Cultural Development As Seen Through the Lens of the Commercialist Priorities of the Modern Society

As a commercial mind-set has permeated society, it has dramatically changed the way humanity, in general, looks at the development of capabilities that are not strictly commercial in their application.  In the past, we have prized art, music, science, religious practice, education for the ways that they have enhanced the individual’s inner growth and attainments.  The ideal of the Renaissance Man, who developed capacities in these various ranges, and who attained knowledge and proficiency across a wide spectrum of development, was considered to be an ideal for Western man to attain to.  In the East, similar respect was afforded to those who developed their mental and spiritual-religious faculties without a specific economic motive.  In today’s world, such a concept has, however, faded away.  There are even universities in the United States that are proposing to dispense with majors in English, Philosophy or History in favor of “useful” subjects that have a specific economic value in modern society.  We are thus dispensing with the idea of a “liberal education in the humanities” in favor of utilitarian pursuits.  We are doing away with any concept of a higher purpose to human life.  The result of course will be the weakening of our adherence to values beyond a pure commercial view, and thus, reduce all of human achievement to some kind of numerical value on an economic scale.

Sri Aurobindo observes:  “For the modern economic view of life, culture and its products have chiefly a decorative view; they are costly and desirable luxuries, not at all indispensable necessities.  Religion is in this view a by-product of the human mind with a very restricted utility — if indeed it is not a waste and a hindrance.  Education has a recognised importance but its object and form are no longer so much cultural as scientific, utilitarian and economic, its value the preparation of the efficient individual unit to take his place in the body of the economic organism.  Science is of immense importance not because it discovers the secrets of Nature for the advancement of knowledge, but because it utilises them for the creation of machinery and develops and organises the economic resources of the community.  The thought-power of the society, almost its soul-power — if it has any longer so unsubstantial and unproductive a thing as a soul — is not in its religion or its literature, although the former drags on a feeble existence and the latter teems and spawns, but in the daily Press primarily an instrument of commercialism and governed by the political and commercial spirit and not like literature a direct instrument of culture.”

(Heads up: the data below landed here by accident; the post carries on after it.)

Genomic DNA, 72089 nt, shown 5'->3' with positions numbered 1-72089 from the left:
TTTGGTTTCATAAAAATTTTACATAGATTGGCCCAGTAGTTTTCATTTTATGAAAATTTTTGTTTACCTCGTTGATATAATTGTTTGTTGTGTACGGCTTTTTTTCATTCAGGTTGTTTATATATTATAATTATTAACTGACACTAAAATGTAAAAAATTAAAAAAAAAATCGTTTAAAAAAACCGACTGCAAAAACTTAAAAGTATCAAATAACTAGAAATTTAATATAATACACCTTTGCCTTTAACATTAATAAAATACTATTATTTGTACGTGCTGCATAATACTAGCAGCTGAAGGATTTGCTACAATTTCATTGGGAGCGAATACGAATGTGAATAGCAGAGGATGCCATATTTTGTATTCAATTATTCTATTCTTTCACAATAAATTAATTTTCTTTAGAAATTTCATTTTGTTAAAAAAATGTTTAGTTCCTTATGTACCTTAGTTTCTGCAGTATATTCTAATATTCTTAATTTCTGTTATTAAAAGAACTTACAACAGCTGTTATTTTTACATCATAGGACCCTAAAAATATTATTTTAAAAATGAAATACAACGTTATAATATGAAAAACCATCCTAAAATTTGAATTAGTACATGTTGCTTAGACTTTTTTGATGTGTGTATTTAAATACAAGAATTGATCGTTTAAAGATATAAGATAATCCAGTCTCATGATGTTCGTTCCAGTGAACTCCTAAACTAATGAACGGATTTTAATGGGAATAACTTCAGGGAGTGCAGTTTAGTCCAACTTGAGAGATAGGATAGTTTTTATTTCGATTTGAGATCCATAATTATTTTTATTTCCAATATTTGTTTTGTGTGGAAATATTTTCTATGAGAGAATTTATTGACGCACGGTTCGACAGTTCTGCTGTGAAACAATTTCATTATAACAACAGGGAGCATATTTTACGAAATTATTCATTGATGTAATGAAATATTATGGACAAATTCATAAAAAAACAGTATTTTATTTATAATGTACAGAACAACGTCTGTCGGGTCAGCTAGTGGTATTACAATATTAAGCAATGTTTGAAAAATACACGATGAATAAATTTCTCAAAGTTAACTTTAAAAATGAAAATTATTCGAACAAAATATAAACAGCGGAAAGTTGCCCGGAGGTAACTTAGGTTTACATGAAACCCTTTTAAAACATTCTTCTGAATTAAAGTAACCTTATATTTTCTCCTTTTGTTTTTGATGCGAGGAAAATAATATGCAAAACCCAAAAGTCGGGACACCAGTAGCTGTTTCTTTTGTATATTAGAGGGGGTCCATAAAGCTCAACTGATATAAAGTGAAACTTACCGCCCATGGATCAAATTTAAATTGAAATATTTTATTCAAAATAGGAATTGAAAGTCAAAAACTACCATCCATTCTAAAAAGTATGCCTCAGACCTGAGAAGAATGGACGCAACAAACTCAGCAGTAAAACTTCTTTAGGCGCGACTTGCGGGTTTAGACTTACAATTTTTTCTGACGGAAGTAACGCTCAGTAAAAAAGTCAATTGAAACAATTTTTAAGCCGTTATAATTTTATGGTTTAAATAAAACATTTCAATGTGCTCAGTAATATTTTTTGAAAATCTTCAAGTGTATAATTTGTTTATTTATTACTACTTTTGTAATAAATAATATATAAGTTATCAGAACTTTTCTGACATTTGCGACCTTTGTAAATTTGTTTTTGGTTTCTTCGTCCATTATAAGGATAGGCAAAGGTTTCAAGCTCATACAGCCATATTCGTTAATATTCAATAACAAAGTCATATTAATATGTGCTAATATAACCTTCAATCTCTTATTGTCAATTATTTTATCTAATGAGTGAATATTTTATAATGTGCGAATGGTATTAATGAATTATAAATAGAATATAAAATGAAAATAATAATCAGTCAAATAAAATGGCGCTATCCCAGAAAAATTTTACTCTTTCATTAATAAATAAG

“Free thought and culture remain on the surface of this great increasing mass of commercialism and influence and modify it, but are themselves more and more influenced, penetrated, coloured, subjugated by the economic, commercial and industrial view of human life.”

Sri Aurobindo, The Ideal of Human Unity, Part Two, Chapter 25, War and the Need of Economic Unity, pg. 217


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